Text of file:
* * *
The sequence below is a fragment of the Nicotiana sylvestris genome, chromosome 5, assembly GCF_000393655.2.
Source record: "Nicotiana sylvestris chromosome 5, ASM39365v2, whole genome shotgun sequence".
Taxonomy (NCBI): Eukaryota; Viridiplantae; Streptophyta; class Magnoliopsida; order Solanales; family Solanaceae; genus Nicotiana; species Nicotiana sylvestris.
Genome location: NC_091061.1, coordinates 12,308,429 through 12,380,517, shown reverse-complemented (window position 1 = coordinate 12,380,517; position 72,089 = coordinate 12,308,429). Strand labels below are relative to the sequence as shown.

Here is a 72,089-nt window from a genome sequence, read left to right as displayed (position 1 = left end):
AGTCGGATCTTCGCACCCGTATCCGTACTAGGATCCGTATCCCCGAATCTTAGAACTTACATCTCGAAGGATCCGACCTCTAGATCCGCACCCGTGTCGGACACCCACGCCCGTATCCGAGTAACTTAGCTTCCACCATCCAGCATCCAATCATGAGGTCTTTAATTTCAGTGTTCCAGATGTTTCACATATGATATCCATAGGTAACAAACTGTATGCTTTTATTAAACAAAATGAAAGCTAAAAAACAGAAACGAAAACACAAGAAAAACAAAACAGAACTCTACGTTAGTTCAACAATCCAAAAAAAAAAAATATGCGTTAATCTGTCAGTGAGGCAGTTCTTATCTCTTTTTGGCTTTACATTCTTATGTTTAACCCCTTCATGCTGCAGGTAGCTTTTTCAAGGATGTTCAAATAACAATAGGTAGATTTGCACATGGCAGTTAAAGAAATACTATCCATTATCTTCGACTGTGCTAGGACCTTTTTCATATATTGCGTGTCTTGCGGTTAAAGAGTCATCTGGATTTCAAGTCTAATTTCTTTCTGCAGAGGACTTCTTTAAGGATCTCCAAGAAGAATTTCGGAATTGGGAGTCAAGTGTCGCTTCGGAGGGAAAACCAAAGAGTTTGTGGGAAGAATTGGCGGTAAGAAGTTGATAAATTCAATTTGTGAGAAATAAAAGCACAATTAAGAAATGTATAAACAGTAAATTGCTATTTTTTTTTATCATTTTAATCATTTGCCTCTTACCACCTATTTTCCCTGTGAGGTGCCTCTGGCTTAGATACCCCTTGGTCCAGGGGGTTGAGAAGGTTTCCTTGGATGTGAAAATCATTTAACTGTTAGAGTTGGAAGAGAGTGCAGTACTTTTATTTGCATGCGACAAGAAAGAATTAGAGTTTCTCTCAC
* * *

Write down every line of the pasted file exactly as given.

The sequence below is a fragment of the Nicotiana sylvestris genome, chromosome 5, assembly GCF_000393655.2.
Source record: "Nicotiana sylvestris chromosome 5, ASM39365v2, whole genome shotgun sequence".
Taxonomy (NCBI): Eukaryota; Viridiplantae; Streptophyta; class Magnoliopsida; order Solanales; family Solanaceae; genus Nicotiana; species Nicotiana sylvestris.
Genome location: NC_091061.1, coordinates 12,308,429 through 12,380,517, shown reverse-complemented (window position 1 = coordinate 12,380,517; position 72,089 = coordinate 12,308,429). Strand labels below are relative to the sequence as shown.

Here is a 72,089-nt window from a genome sequence, read left to right as displayed (position 1 = left end):
AGTCGGATCTTCGCACCCGTATCCGTACTAGGATCCGTATCCCCGAATCTTAGAACTTACATCTCGAAGGATCCGACCTCTAGATCCGCACCCGTGTCGGACACCCACGCCCGTATCCGAGTAACTTAGCTTCCACCATCCAGCATCCAATCATGAGGTCTTTAATTTCAGTGTTCCAGATGTTTCACATATGATATCCATAGGTAACAAACTGTATGCTTTTATTAAACAAAATGAAAGCTAAAAAACAGAAACGAAAACACAAGAAAAACAAAACAGAACTCTACGTTAGTTCAACAATCCAAAAAAAAAAAATATGCGTTAATCTGTCAGTGAGGCAGTTCTTATCTCTTTTTGGCTTTACATTCTTATGTTTAACCCCTTCATGCTGCAGGTAGCTTTTTCAAGGATGTTCAAATAACAATAGGTAGATTTGCACATGGCAGTTAAAGAAATACTATCCATTATCTTCGACTGTGCTAGGACCTTTTTCATATATTGCGTGTCTTGCGGTTAAAGAGTCATCTGGATTTCAAGTCTAATTTCTTTCTGCAGAGGACTTCTTTAAGGATCTCCAAGAAGAATTTCGGAATTGGGAGTCAAGTGTCGCTTCGGAGGGAAAACCAAAGAGTTTGTGGGAAGAATTGGCGGTAAGAAGTTGATAAATTCAATTTGTGAGAAATAAAAGCACAATTAAGAAATGTATAAACAGTAAATTGCTATTTTTTTTTATCATTTTAATCATTTGCCTCTTACCACCTATTTTCCCTGTGAGGTGCCTCTGGCTTAGATACCCCTTGGTCCAGGGGGTTGAGAAGGTTTCCTTGGATGTGAAAATCATTTAACTGTTAGAGTTGGAAGAGAGTGCAGTACTTTTATTTGCATGCGACAAGAAAGAATTAGAGTTTCTCTCAC